August 6, 2013
Malawi 2013 © Risa Turetsky/MSF
Isabella*, a shy young woman, arrived near the end of a community outreach day organized specifically for commercial sex workers in Nsanje, Malawi.
She and two of her friends were tested for HIV; her test result was positive. During counseling and encouragement to start antiretroviral (ARV) treatment, Isabella admitted to the counselor that she already knew she was positive. She had missed two appointments at the hospital's HIV clinic and, after that, had been too embarrassed to go back. Instead, she had been taking pills from friends—sometimes without their knowledge—in order to continue her medication. Scared, she came to our clinic looking for help.
The community outreach clinic is part of MSF’s new model of care for sex workers in Nsanje, the southernmost district in Malawi. According to official estimates, the prevalence of HIV among this group in Nsanje is an alarming 82 percent, even higher than the reported national prevalence of 71 percent. With no local response targeting sex workers and a continuously low supply of condoms in the district, sex workers are drivers of new HIV infections in Malawi and in the district.
“Not only is there no special response to the needs of this highly vulnerable group, but also the women feel stigmatized and disrespected when they go to the clinics, especially for treatment of sexually transmitted infections, or STIs,” says Risa Turetsky, outreach nurse for MSF in Nsanje. “They feel stigmatized by the other patients and sometimes even the clinic staff treat them badly. This discourages most women from coming in for services, which is unacceptable and quite tragic considering the health needs of this group.”
Malawi 2013 © Risa Turetsky/MSF
MSF is implementing a targeted approach to increase access to and acceptability of care and to promote the consistent use of condoms and of antiretroviral medication (ARVs) for patients living with HIV. Monthly clinics at the local health center host outreach activities specifically for sex workers that are run by nurses and counsellors from the Ministry of Health (MoH) trained to be welcoming to sex workers. The clinics provide condoms and they put all sex workers living with HIV on medication immediately, regardless of the stage of their disease, in order to decrease their infectiousness and thus prevent new infections.
An exceedingly positive response
By the end of June 2013, the first sex worker-friendly staff were ready, and two outreach clinics were implemented. The response was exceedingly positive, with a 150 percent increase in sex workers’ visits between the first and second clinic, and comments to the staff about how comfortable they made them feel. The first outreach clinic focused on STI treatment and revealed a striking 66 percent rate of syphilis among those who presented.
One of the most important contributions by MSF is simply providing a supply of condoms to sex workers. The district struggles to maintain their supply of condoms, which makes them unavailable even for these women.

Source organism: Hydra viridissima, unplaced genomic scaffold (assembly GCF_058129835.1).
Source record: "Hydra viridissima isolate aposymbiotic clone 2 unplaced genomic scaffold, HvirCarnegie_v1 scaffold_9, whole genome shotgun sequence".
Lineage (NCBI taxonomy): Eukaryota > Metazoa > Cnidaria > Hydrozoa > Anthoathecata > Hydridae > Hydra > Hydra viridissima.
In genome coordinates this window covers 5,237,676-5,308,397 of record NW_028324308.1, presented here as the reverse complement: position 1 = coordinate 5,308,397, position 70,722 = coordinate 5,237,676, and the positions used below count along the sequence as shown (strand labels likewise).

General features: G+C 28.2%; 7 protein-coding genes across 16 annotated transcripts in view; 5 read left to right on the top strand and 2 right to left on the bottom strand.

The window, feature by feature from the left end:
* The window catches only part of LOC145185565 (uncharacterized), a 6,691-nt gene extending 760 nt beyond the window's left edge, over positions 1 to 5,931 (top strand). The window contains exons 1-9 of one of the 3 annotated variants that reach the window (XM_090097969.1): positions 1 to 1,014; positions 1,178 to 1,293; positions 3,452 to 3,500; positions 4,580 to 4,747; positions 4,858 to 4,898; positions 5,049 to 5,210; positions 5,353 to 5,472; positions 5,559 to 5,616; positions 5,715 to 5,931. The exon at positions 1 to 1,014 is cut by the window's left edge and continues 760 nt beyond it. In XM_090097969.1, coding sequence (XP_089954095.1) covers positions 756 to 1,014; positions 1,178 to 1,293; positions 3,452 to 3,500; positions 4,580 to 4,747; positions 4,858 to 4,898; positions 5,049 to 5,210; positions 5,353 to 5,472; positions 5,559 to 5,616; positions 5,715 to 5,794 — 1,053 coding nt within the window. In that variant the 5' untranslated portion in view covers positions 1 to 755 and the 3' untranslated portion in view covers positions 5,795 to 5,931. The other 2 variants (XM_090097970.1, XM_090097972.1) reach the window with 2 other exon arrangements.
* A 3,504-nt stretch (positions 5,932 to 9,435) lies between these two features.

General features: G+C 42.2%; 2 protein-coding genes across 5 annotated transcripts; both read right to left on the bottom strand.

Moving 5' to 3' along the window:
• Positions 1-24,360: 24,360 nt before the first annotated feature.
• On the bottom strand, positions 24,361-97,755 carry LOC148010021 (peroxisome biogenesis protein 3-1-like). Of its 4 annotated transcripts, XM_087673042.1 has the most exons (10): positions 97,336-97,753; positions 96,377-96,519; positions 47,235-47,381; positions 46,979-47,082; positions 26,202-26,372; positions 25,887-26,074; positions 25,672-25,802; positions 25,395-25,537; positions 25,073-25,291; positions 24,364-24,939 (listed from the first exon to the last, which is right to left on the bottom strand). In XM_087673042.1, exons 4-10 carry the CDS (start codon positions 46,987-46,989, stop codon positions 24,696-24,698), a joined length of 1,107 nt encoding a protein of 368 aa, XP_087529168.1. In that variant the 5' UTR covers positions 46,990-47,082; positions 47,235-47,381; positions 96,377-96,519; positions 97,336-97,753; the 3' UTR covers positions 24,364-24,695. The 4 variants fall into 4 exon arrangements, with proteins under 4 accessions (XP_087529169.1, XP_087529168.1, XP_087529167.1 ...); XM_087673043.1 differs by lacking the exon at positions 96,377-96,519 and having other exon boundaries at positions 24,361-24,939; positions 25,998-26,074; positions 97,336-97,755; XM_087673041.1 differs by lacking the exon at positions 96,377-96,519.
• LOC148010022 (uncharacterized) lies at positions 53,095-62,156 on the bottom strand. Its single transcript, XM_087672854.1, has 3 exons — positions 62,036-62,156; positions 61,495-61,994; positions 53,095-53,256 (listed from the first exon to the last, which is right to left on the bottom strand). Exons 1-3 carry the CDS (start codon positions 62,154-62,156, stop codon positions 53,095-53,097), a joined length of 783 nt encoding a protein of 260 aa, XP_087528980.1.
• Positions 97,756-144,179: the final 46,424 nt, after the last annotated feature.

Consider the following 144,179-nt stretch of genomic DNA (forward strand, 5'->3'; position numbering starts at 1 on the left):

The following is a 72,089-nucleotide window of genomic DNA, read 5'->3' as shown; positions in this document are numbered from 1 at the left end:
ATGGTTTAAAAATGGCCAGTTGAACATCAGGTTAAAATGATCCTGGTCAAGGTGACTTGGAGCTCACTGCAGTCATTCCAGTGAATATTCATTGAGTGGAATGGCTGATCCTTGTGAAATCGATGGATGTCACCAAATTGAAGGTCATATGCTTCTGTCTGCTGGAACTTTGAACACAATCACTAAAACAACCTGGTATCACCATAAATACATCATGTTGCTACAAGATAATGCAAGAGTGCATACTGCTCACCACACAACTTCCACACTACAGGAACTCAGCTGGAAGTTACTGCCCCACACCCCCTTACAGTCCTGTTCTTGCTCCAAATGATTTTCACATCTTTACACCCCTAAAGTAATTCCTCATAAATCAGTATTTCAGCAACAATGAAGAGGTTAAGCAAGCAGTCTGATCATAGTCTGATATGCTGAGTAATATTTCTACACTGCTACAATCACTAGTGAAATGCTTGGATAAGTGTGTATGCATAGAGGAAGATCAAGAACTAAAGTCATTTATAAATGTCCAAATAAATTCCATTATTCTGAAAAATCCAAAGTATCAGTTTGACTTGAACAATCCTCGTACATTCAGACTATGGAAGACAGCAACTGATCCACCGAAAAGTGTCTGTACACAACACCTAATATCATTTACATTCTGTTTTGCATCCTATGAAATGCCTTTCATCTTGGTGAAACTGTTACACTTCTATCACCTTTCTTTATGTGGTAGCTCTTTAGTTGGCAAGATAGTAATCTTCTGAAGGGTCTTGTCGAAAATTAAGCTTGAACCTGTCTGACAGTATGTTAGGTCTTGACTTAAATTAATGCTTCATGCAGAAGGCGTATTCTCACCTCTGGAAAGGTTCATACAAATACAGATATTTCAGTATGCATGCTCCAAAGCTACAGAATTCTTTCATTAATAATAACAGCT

The clinic is being run jointly between MSF and the Nsanje Ministry of Health, and MSF is focused on capacity-building for the staff, since the plan is for the MoH to run the clinic independently in the future.
When Isabella did not return for care after her first visit, the newly trained, sex worker-friendly counselor tracked her down. The counselor comes from the same village, and she was able to find Isabella easily. “Our model of care encourages sex workers to feel comfortable with staff who are there for them,” Turetsky says.
These staff members will run the hospital-based clinic one afternoon per month, starting in August, specifically for the sex workers in order to avoid issues of stigma and poor treatment. As staff develop the clinics in Nsanje ‘boma,’ or town center, the plan is for MSF to expand these dedicated services throughout the district to keep sex workers like Lena healthy by helping them to stay consistently on ARVs and decrease the transmission of HIV overall.
MSF has immediate plans to scale up the project to four other commercial regions of the district where there are large numbers of sex workers. Beyond that, MSF aims to extend this approach to the Southern African region, where sex workers are encountering the same kinds of challenges.
“In order to have an impact on the epidemic and seriously try to reduce the spread of the virus, we need to start paying more attention to key groups, such as sex workers,” says Rodd Gerstenhaber, country coordinator for MSF in Malawi. “There are many women like Isabella out there and we cannot afford to have them fall through the cracks of a disadvantaged health system.”
*=name has been changed to protect patient's identity
© 2013 Doctors Without Borders/Médecins Sans Frontières (MSF)